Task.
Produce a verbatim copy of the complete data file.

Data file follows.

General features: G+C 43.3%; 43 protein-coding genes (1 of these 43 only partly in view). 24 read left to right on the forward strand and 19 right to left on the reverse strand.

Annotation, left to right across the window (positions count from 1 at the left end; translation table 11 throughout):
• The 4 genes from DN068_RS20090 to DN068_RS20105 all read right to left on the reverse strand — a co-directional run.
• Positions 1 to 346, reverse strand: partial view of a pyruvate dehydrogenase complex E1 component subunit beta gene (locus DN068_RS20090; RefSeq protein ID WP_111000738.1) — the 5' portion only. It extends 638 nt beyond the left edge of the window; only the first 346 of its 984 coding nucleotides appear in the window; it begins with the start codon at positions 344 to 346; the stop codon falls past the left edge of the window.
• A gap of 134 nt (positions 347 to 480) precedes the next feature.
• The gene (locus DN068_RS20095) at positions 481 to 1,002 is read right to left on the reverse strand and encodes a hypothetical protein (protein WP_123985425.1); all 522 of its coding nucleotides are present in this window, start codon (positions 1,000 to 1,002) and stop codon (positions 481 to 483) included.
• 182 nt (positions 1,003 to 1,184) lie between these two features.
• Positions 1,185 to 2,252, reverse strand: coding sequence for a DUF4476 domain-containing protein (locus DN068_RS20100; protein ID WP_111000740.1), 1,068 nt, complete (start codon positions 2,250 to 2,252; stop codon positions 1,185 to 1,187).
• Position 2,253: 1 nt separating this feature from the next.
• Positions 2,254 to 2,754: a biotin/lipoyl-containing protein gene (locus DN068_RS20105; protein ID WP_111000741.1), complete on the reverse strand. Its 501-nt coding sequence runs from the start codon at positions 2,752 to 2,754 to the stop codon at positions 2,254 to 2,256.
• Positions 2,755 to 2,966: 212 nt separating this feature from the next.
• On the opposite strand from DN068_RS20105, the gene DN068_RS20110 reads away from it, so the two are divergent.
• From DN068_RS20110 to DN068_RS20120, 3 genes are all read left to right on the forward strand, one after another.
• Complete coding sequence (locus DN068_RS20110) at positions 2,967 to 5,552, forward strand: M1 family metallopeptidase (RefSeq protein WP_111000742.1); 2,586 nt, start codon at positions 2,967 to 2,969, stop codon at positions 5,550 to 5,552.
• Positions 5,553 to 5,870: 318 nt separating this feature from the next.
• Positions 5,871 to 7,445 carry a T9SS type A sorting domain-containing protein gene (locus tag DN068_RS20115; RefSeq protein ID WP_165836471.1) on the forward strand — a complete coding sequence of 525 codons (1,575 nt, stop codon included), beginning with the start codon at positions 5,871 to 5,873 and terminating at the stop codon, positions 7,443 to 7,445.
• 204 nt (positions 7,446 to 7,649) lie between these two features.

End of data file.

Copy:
General features: G+C 43.3%; 43 protein-coding genes (1 of these 43 only partly in view). 24 read left to right on the forward strand and 19 right to left on the reverse strand.

Annotation, left to right across the window (positions count from 1 at the left end; translation table 11 throughout):
• The 4 genes from DN068_RS20090 to DN068_RS20105 all read right to left on the reverse strand — a co-directional run.
• Positions 1 to 346, reverse strand: partial view of a pyruvate dehydrogenase complex E1 component subunit beta gene (locus DN068_RS20090; RefSeq protein ID WP_111000738.1) — the 5' portion only. It extends 638 nt beyond the left edge of the window; only the first 346 of its 984 coding nucleotides appear in the window; it begins with the start codon at positions 344 to 346; the stop codon falls past the left edge of the window.
• A gap of 134 nt (positions 347 to 480) precedes the next feature.
• The gene (locus DN068_RS20095) at positions 481 to 1,002 is read right to left on the reverse strand and encodes a hypothetical protein (protein WP_123985425.1); all 522 of its coding nucleotides are present in this window, start codon (positions 1,000 to 1,002) and stop codon (positions 481 to 483) included.
• 182 nt (positions 1,003 to 1,184) lie between these two features.
• Positions 1,185 to 2,252, reverse strand: coding sequence for a DUF4476 domain-containing protein (locus DN068_RS20100; protein ID WP_111000740.1), 1,068 nt, complete (start codon positions 2,250 to 2,252; stop codon positions 1,185 to 1,187).
• Position 2,253: 1 nt separating this feature from the next.
• Positions 2,254 to 2,754: a biotin/lipoyl-containing protein gene (locus DN068_RS20105; protein ID WP_111000741.1), complete on the reverse strand. Its 501-nt coding sequence runs from the start codon at positions 2,752 to 2,754 to the stop codon at positions 2,254 to 2,256.
• Positions 2,755 to 2,966: 212 nt separating this feature from the next.
• On the opposite strand from DN068_RS20105, the gene DN068_RS20110 reads away from it, so the two are divergent.
• From DN068_RS20110 to DN068_RS20120, 3 genes are all read left to right on the forward strand, one after another.
• Complete coding sequence (locus DN068_RS20110) at positions 2,967 to 5,552, forward strand: M1 family metallopeptidase (RefSeq protein WP_111000742.1); 2,586 nt, start codon at positions 2,967 to 2,969, stop codon at positions 5,550 to 5,552.
• Positions 5,553 to 5,870: 318 nt separating this feature from the next.
• Positions 5,871 to 7,445 carry a T9SS type A sorting domain-containing protein gene (locus tag DN068_RS20115; RefSeq protein ID WP_165836471.1) on the forward strand — a complete coding sequence of 525 codons (1,575 nt, stop codon included), beginning with the start codon at positions 5,871 to 5,873 and terminating at the stop codon, positions 7,443 to 7,445.
• 204 nt (positions 7,446 to 7,649) lie between these two features.